Recently on ITV 4 I watched a version of William Shakespeare’s the Tempest, I decided read the script for the play and write an article for how I would portray this on stage.

Stage Directions for Miranda – The Tempest – Act 1, Scene 2

Miranda’s first few lines state that she is confused. Miranda says “What is it, a spirit? Lord how it looks about! Believe me, Sir, It carries a brave for. But it is a spirit.” During this fragment I would recommend the character portraying Miranda maybe fell to her knees with delight and wonder, spoken with a soft voice, an over whelmed facial expression, speaking in a confused and curious manner. I would use a violin playing quietly in the background to enhance the words spoken. To re-enforce the feeling Miranda has having never seen a man other than Caliban who isn’t really a brave noble husband she is looking for. The evidence in the text which would make me decide to portray it this way are Miranda’s confused words, for example the frequent usage of question marks in the punctual side of the text make me think she is inquisitive and confused about the present event.

The “I might call him a thing divine, for nothing natural I ever saw so noble.” segment of the text should be portrayed with a hand on the heart after a few seconds and a forwards strafe and with a loving gaze slowly look up to the sky after the last word (Noble.) Pronounce the adjectives very over the top and slow as if the character is in love and is flabbergasted by the sights she is seeing. The text makes me in my head portray this part like this because of all the compliments Miranda is giving and comparing him to a divine and calling him noble.

“No Wonder, Sir, but certainly a maid.” This could be spoken with a pause after the “sir” and spoken in a slightly slow and a love stricken tone. After that part then “But certainly a maid” Should be spoken quickly as if the words before this disadvantaged her in some way, to make sure she advertised her self slightly.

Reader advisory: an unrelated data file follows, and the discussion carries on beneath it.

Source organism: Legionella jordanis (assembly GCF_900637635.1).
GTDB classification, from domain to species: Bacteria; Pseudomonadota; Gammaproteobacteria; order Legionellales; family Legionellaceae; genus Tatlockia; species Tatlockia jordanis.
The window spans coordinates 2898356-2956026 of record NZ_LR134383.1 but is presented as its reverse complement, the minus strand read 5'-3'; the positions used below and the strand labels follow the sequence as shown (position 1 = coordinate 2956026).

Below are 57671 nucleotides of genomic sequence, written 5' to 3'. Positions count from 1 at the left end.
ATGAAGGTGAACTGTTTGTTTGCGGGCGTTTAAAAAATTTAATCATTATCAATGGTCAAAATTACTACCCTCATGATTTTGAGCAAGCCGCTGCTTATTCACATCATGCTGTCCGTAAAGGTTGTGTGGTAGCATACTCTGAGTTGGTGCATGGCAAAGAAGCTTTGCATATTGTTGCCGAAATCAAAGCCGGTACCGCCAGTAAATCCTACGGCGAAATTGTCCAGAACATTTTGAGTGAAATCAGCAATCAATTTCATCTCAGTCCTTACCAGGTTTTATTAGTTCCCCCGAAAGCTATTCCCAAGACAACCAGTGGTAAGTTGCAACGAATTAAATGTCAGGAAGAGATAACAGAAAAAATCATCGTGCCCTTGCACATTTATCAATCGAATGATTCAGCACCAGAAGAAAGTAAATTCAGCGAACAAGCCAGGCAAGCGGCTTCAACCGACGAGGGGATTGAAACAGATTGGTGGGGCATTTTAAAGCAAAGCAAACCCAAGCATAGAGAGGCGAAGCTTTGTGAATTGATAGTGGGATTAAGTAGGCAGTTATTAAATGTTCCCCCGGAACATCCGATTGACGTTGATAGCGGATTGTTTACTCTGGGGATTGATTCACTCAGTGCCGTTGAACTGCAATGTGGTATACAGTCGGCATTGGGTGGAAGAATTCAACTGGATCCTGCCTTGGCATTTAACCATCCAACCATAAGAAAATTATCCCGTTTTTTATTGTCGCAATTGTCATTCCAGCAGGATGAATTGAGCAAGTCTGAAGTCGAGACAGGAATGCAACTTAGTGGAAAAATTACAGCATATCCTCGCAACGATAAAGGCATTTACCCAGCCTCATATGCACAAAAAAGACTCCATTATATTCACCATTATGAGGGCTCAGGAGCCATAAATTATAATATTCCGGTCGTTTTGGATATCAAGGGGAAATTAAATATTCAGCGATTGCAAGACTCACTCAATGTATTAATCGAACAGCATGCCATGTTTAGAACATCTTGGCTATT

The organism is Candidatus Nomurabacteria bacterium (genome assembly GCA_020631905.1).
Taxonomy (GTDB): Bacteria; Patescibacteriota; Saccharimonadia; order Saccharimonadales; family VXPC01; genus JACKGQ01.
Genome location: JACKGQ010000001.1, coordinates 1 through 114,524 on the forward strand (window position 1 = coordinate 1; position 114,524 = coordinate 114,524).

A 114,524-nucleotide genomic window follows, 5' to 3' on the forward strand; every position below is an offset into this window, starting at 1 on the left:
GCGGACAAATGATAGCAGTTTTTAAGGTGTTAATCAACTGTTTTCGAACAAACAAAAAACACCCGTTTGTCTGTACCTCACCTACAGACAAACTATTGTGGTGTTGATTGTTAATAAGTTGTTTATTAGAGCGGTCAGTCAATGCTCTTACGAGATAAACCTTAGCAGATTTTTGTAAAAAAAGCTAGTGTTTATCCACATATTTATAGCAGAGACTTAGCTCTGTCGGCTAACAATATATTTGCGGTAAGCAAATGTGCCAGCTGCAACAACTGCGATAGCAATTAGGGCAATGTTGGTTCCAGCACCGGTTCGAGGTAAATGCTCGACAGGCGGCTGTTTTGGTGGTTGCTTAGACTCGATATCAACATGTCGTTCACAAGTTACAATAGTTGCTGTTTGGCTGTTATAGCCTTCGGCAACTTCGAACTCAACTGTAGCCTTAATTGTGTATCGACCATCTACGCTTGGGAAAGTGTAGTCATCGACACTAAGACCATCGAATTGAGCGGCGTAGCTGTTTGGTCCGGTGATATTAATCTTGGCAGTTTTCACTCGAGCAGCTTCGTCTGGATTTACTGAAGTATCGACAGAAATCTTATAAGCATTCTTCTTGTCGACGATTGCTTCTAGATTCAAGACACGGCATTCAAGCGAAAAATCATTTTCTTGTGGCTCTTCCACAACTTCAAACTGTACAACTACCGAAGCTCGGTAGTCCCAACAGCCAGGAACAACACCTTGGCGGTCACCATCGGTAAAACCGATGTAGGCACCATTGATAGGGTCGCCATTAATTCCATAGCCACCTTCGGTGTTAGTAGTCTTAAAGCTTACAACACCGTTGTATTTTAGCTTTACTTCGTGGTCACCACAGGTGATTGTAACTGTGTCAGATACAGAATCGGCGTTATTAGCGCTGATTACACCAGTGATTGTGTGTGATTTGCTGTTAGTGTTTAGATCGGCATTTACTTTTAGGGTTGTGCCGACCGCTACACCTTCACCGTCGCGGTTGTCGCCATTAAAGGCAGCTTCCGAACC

“Why speaks my father so urgently? This is the third man that I ever saw, the first that I ever sighed for. Pity moves my father to be inclined my way!” This is the next piece that Miranda will be required to say. In my view the portrayal of this segmentation would be an exasperating tone. Miranda should burst out and almost verbally attack her father’s words with a slightly angry and annoyed expression on her face.

In the section where Miranda speaks again and says “there is nothing so ill can dwell in such a temple. If the ill spirit have so fair a house, Good things will strive to dwell with it.” Miranda says this in a soft tone with love in her heart, we should be able to feel the love in her heart though the tone of her voice. Miranda should look deeply into Ferdinand’s eyes and smile softly. Maybe you could hear some bears singing softly in the background and see Miranda gently touch Ferdinand’s cheek and slowly stroke his face and moving her hand down his face, ONLY ONCE, not as if Miranda is stroking a cat but just romantically feeling his soft cheeks.

After Ferdinand draws his sword and is charmed from moving Miranda’s character says “O dear father, make not too rash a trial of him, for He’s gentle and not fearful” Miranda should express this in a soft and gentle manner, but still enough to make a convincing plea to her father. This should be spoken with a prominent pitch.

The short three word line of Miranda which follows Prospero’s counter threats mean Miranda’s portrayal of this part “Beseech you Father” should be in an angry manner meanwhile grabbing Prospero’s robes and attempting with all her might to stop him.

The part where Miranda speaks to Prospero “My affections are most humble. I have no ambition to see a goodlier man.” should be spoken in a convincing tone which explains to Prospero that Miranda is perfectly satisfied with Ferdinand even after Prospero’s words to convince her to abandon him.

The final segment of this scene spoken by Miranda is “My Father’s of a better nature, sir, than he appears by speech, this is unwanted which now came from him”. This should be spoken in a convincing and reassuring tone.